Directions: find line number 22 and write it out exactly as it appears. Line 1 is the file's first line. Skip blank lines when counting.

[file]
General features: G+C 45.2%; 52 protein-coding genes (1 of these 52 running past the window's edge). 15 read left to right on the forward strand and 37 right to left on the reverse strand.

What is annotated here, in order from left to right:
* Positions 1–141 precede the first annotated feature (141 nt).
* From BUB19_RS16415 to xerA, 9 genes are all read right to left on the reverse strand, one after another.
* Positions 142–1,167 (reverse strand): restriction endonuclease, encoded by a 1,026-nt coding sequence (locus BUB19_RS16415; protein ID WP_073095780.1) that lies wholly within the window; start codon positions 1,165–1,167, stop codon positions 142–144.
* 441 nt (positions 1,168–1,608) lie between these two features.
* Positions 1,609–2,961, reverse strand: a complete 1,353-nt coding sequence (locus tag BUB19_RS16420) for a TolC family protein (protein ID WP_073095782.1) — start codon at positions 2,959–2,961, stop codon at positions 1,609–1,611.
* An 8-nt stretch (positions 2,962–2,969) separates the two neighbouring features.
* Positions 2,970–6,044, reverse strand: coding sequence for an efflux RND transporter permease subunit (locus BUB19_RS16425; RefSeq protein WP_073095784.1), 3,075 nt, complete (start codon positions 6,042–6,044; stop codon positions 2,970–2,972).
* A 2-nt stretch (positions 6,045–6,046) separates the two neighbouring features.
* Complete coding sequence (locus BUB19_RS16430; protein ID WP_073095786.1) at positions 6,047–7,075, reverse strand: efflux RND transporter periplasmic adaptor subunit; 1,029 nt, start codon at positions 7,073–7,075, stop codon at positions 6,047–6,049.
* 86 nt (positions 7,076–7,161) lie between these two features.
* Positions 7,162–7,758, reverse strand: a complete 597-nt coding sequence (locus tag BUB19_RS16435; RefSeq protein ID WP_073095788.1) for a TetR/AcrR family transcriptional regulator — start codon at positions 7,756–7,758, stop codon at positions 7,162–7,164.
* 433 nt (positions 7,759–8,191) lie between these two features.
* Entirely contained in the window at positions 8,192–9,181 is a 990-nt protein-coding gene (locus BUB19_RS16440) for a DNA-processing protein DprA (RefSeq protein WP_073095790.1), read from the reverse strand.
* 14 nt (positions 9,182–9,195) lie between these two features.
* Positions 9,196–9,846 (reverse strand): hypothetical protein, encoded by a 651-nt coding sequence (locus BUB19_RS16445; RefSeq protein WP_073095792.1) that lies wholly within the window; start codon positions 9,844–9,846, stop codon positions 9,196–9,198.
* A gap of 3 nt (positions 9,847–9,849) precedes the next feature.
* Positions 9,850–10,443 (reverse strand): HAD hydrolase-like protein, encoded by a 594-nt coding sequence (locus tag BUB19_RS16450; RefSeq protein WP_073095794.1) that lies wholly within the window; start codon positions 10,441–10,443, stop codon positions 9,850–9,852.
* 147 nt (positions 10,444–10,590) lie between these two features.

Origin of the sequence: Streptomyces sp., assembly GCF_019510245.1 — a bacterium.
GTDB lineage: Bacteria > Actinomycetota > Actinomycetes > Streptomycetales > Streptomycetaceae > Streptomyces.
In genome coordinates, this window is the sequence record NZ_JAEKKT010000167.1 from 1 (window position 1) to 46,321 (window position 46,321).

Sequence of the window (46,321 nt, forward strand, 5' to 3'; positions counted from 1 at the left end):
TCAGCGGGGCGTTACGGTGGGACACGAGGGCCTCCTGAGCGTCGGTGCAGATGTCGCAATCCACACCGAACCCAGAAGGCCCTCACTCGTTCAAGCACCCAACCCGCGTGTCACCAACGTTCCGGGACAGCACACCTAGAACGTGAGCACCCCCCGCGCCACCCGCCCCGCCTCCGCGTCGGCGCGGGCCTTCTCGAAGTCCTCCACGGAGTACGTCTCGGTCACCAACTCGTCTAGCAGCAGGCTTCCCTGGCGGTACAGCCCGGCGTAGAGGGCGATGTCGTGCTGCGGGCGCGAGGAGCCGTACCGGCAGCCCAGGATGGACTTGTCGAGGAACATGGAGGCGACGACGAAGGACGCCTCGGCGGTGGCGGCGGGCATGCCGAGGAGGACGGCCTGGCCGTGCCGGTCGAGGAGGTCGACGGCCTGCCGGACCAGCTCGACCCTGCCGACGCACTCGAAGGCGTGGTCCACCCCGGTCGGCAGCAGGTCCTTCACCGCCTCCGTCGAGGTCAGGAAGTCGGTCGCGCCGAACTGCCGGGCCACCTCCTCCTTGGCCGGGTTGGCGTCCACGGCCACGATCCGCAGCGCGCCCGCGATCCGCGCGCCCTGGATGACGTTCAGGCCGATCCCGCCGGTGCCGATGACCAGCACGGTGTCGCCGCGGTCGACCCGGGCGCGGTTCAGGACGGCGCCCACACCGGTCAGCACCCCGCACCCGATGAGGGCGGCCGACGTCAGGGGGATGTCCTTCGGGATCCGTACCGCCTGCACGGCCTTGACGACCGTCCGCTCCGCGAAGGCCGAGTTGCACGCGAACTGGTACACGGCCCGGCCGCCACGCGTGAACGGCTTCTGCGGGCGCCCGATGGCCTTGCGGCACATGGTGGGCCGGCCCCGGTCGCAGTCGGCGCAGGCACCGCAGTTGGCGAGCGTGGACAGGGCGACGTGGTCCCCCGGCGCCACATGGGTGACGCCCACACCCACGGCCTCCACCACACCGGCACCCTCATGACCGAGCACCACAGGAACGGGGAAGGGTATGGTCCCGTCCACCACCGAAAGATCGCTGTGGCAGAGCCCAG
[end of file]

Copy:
GTDB lineage: Bacteria > Actinomycetota > Actinomycetes > Streptomycetales > Streptomycetaceae > Streptomyces.